I liked the energy of having a narrative overlay a list. But still: I wasn’t going to write it.
I figured it should be a bit of an obstacle course in the middle, to give it a narrative pulse, so I put the part where it’s not working in the middle, and I made a mental note to make that part longer than necessary from a strictly intellectual point of view so that the story would have an arc.
Everything just came together of itself, against my will. I usually find it hard to figure out the right way to organize the ideas I want to cover in a sequence that makes sense to the reader.
Now I had a structure that looked like this—a series of ideas, all answering the same question, and a narrative flowing through all of it.
Some intro hook—what?
learn to pattern match (about before we met, and the first time we met, and the gertrude stein anecdote)
Don’t let go if you find someone cool (get to the point where she doesn’t want to hang out, and then lean into those 18 months as a vehicle to talk about the ideas)
Speedrun authentic (first I was in her apartment and talked like an idiot, maybe I can fit in the Herzog story here??)
Don’t talk to other people about your dating life ([redacted])
I made these points into titles in the document and sorted the notes I had written under the appropriate titles while adding new notes about what I wanted to do in each part. Anything that came to mind: maybe a part about Bayaki pygmies singing? an analysis of Pierre’s engagement in War and Peace? a commentary on Bachtin’s comment on Dostoevsky?
About two hours into that session, I had a great insight. I realized that the underlying idea in all the advice was that you should be open-minded about what a relationship is and not assume too much, and that anecdote about Gertrude Stein saying that she isn’t lesbian encapsulates that! I moved it to the opening line, as a hook:
Someone once asked Gertrude Stein if she was a lesbian. Stein answered no, I just like Alice.
That felt like a bold opening. Could I write like that? I wasn’t sure. But I liked the energy.
It felt like a concept handle, yes, a concept handle. That is a Scott Alexander phrase: a concept handle is a memorable phrase that makes it easy to remember an idea, like a handle that makes the concept easy to grasp. I should lean into the concept-handle-yness of the Gertrude Stein anecdote, I thought. Maybe the piece should be called something something Alice?
I played around with that idea. Maybe an Alice could be the concept handle for the idea that I was trying to communicate? “You are not looking for a girlfriend or a boyfriend, you are looking for an Alice.” Yes, that is good: it will make it easy to remember the way I frame the ideas. “Looking for Alice: that’s what you should do. Not dating.”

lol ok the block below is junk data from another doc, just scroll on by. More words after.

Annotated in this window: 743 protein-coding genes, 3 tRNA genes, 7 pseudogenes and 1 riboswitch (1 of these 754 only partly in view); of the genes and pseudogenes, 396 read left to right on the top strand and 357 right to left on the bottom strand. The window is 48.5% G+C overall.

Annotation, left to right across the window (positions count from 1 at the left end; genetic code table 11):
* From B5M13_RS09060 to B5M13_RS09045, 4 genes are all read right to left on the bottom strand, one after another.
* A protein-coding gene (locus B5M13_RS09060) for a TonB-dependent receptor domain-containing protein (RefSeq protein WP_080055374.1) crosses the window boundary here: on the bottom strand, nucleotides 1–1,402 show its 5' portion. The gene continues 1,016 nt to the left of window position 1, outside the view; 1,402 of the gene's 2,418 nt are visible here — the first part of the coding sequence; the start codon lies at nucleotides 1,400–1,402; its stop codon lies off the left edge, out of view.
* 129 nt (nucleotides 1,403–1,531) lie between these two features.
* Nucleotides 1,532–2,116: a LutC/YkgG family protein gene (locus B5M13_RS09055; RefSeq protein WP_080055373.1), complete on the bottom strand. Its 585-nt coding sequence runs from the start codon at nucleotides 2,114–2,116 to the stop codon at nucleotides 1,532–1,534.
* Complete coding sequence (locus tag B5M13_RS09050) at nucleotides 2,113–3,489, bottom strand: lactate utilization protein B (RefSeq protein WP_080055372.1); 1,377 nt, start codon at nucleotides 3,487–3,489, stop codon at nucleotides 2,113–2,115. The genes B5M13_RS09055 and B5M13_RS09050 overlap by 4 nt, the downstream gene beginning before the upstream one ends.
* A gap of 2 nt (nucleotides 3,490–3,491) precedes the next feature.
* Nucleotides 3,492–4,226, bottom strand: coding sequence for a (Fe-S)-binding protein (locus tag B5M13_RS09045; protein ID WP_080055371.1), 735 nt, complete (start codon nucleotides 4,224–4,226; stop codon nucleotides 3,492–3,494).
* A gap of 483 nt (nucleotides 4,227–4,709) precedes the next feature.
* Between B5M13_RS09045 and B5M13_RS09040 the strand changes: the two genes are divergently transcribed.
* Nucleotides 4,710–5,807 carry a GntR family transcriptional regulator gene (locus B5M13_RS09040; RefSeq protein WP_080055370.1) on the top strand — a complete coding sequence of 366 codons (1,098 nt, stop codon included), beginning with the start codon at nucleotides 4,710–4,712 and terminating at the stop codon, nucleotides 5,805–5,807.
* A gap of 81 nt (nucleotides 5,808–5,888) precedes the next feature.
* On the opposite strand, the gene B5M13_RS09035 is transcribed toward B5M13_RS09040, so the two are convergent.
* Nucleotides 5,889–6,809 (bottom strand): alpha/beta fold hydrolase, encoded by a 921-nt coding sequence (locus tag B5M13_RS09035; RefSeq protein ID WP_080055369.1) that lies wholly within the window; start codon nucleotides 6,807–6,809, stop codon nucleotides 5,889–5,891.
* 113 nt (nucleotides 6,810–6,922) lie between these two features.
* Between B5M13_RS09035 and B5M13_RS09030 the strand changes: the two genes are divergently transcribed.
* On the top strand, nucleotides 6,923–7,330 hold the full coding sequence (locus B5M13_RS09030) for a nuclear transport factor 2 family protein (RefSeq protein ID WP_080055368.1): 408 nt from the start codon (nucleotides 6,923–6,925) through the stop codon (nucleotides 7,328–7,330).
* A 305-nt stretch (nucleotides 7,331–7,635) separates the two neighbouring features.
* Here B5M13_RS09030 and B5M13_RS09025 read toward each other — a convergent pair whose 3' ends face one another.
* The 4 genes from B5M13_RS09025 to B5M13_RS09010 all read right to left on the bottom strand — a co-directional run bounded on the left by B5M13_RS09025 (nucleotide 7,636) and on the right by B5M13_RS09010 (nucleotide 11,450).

In fact, let’s make that the title. Looking for Alice. And in case that is too poetic for people, let’s make the subtitle Not dating.
I could now, after 8 hours of unintentionally poking at the idea, see what the piece wanted to be. I had a progression of ideas, I had a narrative pull, and I had a framing device that brought it together. From that point on, I just needed to type it out.
Even better, I had already written most of it. When I tidied up the notes, I noticed that I had good material for all parts except the last two.
Before moving on, let me make a general comment about outlining.
The problem with outlining
Many of my favorite writers—Knausgaard, Kapuschinski, Dawkins, Sebald—do not outline (like I do; not in the piece you are reading right now, though). And the reason for this is that writing from an outline tends to produce dead writing. Good writing needs to be a happening, as Kapuschinski says.
When you have a set of bullet points you want to cover and a lot of notes, it is common that the piece either gets stiff and list-like, or that it feels like a messy collage that doesn’t form a coherent whole. To avoid that, I don’t pay too much attention to the outline and the notes when I draft the actual piece. It is just a scaffolding that keeps me focused. When I get lost, I can peek at it to see where I’m supposed to be going. But I let the logic of the sentences, the rhythm, decide what needs to happen next. I will often drop a few bullet points and only use half of the sketches I've made because they don't fit with the flow of the piece.
Everything must be subservient to the form, as Knausgaard says. When a writer is so eager to say something that she says it at the expense of the structural logic of the piece—the writing loses energy.